New Launches

Heesen 80.7m Project Cosmos Enters Testing Phase

Heesen 80.7m Project Cosmos Enters Testing Phase
Heesen 80.7m Project Cosmos Enters Testing Phase

This week kicks off with an update from the Netherlands: Heesen is bringing a new 80.7m vessel to the market. Cosmos will be the largest superyacht to date to emerge from the yard of the renowned shipbuilder.

Cosmos is the latest in a series of cutting edge super yachts to come out of the Oss facility, ranging from classics such as Octopussy to more recent harbingers as Galactica Star, Galactica Supernova and Home. The 80.7m is set to redraw the boundaries of Heesen’s already considerable achievements.

Cosmos will be a powerful specimen, utilising a Fast Displacement Hull Form and advanced propulsion systems to propel herself to top speeds of 30 knots despite her imposing stature. Heesen has drawn on the abilities of numerous teams including their in-house design and engineering team, long-term partners Van Oossanen Naval Architects, and propulsion specialists at Rolls Royce.

Although the keel-laying ceremony is due to take place until May, Heesen’s largest superyacht to date is already deep into the technical development and testing phase. The proof-of-concept process has gone through several stages, including the base naval architecture, hull form, computational fluid dynamics, physical tank testing of a scale model and the design of the propellers and rudder system.

Thus far, a 3.7m scale model has been built for physical tank tests, yielding data on hydrodynamics, resistance and speed which is in turn used for fine-tuning the structural design. It is particularly important to be aware of the forces created by the sea on the hull with large yachts, both in order to meet Lloyds Register requirements and to construct for the highest loads that could be encountered.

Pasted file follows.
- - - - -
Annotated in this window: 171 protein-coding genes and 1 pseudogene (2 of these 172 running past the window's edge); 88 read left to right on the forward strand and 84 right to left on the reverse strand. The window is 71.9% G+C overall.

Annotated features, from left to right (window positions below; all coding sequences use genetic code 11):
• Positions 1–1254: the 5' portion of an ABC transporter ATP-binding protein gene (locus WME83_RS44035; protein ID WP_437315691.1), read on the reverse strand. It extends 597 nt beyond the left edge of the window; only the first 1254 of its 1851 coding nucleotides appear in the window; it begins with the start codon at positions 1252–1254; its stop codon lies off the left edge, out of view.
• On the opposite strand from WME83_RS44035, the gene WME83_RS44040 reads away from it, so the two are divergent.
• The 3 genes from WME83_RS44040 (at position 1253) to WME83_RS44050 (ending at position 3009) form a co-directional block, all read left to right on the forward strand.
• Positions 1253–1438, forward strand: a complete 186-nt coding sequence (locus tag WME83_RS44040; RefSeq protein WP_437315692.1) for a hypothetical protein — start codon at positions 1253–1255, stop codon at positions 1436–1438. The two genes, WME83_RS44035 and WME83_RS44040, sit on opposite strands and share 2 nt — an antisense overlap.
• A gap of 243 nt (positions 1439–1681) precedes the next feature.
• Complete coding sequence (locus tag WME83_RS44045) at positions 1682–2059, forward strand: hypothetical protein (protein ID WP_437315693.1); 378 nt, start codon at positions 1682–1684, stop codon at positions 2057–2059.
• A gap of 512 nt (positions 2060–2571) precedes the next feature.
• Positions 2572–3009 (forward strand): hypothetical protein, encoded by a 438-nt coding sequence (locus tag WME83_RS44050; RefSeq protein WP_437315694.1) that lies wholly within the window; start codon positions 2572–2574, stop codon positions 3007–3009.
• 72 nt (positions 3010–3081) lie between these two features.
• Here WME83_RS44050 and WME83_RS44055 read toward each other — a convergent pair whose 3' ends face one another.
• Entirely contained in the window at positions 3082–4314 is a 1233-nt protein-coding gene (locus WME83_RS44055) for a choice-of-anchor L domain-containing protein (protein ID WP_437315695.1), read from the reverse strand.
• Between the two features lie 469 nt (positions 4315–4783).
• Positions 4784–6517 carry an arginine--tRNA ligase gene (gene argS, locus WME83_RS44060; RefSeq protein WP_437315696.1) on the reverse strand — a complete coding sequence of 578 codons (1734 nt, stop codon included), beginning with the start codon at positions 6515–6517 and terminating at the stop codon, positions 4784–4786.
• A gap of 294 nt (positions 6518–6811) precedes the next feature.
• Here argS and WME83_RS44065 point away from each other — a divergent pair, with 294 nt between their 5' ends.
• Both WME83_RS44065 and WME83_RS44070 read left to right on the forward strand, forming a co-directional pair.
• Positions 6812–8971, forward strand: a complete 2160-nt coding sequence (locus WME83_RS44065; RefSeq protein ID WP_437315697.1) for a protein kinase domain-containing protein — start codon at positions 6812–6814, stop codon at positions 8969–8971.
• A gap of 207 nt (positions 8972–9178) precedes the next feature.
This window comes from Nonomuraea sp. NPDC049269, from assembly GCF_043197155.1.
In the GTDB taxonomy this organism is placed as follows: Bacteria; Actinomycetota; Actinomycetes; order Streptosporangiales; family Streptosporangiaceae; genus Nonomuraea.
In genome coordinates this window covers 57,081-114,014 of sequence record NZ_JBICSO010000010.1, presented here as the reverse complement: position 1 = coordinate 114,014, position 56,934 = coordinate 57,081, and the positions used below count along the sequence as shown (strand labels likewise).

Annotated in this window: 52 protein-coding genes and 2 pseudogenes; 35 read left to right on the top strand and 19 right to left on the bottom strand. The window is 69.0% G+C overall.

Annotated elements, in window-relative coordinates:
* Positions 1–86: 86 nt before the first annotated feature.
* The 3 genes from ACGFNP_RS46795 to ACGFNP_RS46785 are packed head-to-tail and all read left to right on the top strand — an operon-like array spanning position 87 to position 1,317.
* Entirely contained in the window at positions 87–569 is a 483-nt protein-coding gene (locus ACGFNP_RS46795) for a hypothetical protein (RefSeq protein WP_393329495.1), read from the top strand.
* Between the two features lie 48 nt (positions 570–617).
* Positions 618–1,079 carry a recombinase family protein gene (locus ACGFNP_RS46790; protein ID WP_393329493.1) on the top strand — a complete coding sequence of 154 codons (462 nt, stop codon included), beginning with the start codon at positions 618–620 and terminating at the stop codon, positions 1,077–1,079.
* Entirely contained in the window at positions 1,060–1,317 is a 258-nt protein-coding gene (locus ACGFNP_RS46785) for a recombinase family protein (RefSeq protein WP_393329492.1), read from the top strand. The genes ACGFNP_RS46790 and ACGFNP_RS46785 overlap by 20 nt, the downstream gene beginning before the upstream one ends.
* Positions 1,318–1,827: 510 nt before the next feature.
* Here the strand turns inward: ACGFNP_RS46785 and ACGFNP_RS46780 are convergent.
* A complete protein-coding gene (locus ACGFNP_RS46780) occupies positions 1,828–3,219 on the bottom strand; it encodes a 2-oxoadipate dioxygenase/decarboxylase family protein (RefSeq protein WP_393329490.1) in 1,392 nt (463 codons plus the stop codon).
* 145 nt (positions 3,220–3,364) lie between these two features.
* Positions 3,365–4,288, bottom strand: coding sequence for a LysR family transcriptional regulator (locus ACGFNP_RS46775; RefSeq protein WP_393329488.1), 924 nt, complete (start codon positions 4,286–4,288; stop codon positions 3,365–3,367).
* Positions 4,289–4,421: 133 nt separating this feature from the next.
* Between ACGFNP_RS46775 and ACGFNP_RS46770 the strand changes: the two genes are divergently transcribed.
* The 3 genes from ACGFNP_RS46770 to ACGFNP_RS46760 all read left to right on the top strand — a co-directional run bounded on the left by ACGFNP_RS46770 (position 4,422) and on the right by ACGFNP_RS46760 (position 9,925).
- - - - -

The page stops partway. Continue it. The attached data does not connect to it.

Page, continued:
The refinement of the propeller design is the ongoing job of Rolls Royce engineers, who have implemented the Promas system. This means that propeller and rudder are integrated into a single unit, which was tested with a 1:11 scale model at the Rolls-Royce Hydrodynamic Research Centre in Sweden.

The challenge with Cosmos was to develop a FDHF concept that ensured speed and efficiency, as well as sufficient stiffness for an all-aluminium construction. The solution that Heesen settled upon was the Backbone® - a newly patented method that ensures the stiffness of the yacht without adding weight that would have an adverse impact on performance.

All in all, the optimised hull and propulsion system through rigorous testing promises that Cosmos will be a milestone project for Heesen that we can't wait to see hit the water.